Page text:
The Ravens Out-Footballed Those Suckers
9:03 AM EDT on September 20, 2021
It must be exhausting trying to beat the Chiefs, like trying to keep pace with a world-class sprinter who is always just a moment away from really hitting their stride and leaving whoever is behind them gasping in the dirt. It looked like that's how things were going to play out for the Baltimore Ravens last night, right up until the point they figured out how to get a bulldozer on the track and drive it in the other direction.
The Ravens trailed the Chiefs 21-17 at the end of the first half, and losing by just four points at that moment in the game felt like something of a moral victory. Baltimore had spotted the Chiefs an immediate 7-0 lead thanks to Lamar Jackson throwing a pick-six on his first drive of the game, and had turned the ball over again just two possessions later. As the second half began, the Chiefs seemed set to repeat a familiar pattern: letting a good team hang around with them awhile before ripping off a few quick, devastating scoring drives in a row and racking up a sudden two- or three-touchdown lead. Lots of teams have thought themselves right there, ready to topple Patrick Mahomes's and Andy Reid's beautiful machine, only to look up a second later and see the ball sailing 60 yards through the air into the hands of a wide-open Tyreek Hill.
The Chiefs opened the second half seemingly ready to act out that familiar script. A 40-yard touchdown to Byron Pringle made it 28-17, and even when Baltimore answered back with a TD of their own via Jackson's incredible jump pass, the Chiefs had Travis Kelce ready to run through Baltimore's entire defense for a 46-yard score.
After the Ravens punted on their next possession, a long touchdown pass from Mahomes to Hill that would finally put the game out of reach felt inevitable. But then the Ravens managed to get some pressure on Mahomes, who flung a pass into coverage while being brought down, and oh hey, would you look at that, the Ravens had forced a turnover. A quick score and failed two-point conversion made it 35-30, at which point Baltimore's defense swelled up once again to force Kansas City to punt.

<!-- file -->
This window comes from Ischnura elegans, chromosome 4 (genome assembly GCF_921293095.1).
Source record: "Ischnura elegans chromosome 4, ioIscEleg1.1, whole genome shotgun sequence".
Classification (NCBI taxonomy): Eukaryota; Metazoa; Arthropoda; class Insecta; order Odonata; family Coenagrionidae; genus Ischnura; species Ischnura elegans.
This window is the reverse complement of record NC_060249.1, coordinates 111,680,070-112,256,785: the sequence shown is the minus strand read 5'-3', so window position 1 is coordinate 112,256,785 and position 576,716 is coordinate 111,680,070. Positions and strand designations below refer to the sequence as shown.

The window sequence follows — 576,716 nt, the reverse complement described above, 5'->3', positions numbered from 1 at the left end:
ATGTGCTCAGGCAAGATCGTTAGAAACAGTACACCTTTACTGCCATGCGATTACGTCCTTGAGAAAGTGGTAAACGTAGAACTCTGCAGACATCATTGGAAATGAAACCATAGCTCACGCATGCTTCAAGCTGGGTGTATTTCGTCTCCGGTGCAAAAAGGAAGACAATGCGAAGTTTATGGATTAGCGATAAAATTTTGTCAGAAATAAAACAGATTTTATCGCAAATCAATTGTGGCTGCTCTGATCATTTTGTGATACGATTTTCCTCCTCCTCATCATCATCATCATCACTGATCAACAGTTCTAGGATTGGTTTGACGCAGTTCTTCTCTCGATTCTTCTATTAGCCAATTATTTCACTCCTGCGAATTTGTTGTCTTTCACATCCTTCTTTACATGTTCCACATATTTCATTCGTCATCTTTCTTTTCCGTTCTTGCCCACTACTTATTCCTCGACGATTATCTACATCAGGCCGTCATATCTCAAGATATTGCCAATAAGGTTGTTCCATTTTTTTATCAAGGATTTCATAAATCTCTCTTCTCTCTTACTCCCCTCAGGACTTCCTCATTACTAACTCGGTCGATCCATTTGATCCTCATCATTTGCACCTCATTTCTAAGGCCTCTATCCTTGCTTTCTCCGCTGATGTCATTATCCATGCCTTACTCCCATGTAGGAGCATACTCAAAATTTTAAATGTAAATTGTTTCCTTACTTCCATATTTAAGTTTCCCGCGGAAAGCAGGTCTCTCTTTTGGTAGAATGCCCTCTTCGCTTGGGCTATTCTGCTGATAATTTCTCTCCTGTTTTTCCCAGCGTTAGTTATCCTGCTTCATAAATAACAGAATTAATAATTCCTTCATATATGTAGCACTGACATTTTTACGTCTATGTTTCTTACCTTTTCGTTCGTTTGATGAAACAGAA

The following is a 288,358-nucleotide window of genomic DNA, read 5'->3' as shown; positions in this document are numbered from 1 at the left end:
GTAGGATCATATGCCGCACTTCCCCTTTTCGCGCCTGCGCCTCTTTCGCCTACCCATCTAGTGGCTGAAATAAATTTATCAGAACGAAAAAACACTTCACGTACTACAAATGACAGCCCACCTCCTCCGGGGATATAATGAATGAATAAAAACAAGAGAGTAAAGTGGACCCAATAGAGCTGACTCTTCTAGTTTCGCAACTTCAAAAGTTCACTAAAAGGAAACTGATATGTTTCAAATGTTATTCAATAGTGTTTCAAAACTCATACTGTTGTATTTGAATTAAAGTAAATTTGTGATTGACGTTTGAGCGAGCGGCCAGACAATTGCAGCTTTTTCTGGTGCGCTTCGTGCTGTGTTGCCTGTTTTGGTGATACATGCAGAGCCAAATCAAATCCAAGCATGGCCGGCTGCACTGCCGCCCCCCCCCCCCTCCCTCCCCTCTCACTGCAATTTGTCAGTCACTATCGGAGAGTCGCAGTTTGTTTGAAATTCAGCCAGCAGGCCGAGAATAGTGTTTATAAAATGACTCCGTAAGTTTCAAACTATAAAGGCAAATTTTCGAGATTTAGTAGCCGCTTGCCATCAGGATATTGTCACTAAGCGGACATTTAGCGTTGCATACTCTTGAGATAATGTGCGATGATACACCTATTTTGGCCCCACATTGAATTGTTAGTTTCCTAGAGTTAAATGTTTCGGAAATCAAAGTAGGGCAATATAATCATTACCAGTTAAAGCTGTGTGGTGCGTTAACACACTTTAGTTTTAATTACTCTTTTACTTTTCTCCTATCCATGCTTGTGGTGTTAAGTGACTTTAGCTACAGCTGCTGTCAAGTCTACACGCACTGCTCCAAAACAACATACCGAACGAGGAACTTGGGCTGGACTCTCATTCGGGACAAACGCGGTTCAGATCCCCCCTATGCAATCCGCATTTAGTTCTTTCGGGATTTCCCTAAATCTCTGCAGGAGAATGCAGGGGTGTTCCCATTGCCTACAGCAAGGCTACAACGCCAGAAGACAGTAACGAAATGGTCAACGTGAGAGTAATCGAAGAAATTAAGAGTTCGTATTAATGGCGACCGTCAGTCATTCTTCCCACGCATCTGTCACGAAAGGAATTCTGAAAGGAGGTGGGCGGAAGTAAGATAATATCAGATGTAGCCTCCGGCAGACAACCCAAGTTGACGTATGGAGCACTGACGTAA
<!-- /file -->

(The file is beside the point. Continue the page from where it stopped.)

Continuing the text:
Beating the Chiefs requires not just taking the lead at some point, but doing so in a way that leaves Mahomes as few opportunities as possible to come back and reclaim it. With that in mind, the Ravens turned in a 14-play, 68-yard masterpiece that not only put them up 36-35, but gobbled up eight minutes of clock. The Ravens only passed three times on that drive, spending the rest of it hitting the Chiefs' defense with a variety of jumbo packages and pulling guards and read-options, all of which left the Chiefs either flat on their backs or scrambling to figure out just who the hell had to the ball and where the hell it was going.
We all love it when the guys on the football field throw the ball really far and run really fast, but I don't think the game has a more entertaining sight to offer than when the Ravens' intricate run scheme whirrs to life. Of course it's fun to watch Jackson zip around the field, but it's also all the feints and misdirections that make the Baltimore's running game such a thing to behold. There were multiple plays last night on which the Ravens threw such a strange blocking scheme at the Chiefs that it left a Chiefs lineman totally unblocked and just kind of shuffling his feet in place, waiting for someone to block him or pawing at a running back who did not have the ball.
Baltimore's work wasn't quite done after that long scoring drive, as Mahomes still had three minutes left to erase a one-point deficit. Baltimore needed one more big defensive play, and they got it from Odafe Oweh, who forced a fumble that the Ravens recovered with with just over a minute left to play. Things still looked a little bit dicey when the Ravens couldn't get the game-ending first down on three plays, but that just set stage for one final highlight: John Harbaugh asking Jackson if he wanted to go for it on fourth down, and Jackson getting the job done with a two-yard run.
So that's all it takes to beat the Chiefs. Just three huge defensive stands at ideal points of the game, one of the most impressive and methodical scoring drives you'll see all season, and the guts to go for it on fourth-and-1 with a minute left to play. Why don't teams just do this more often?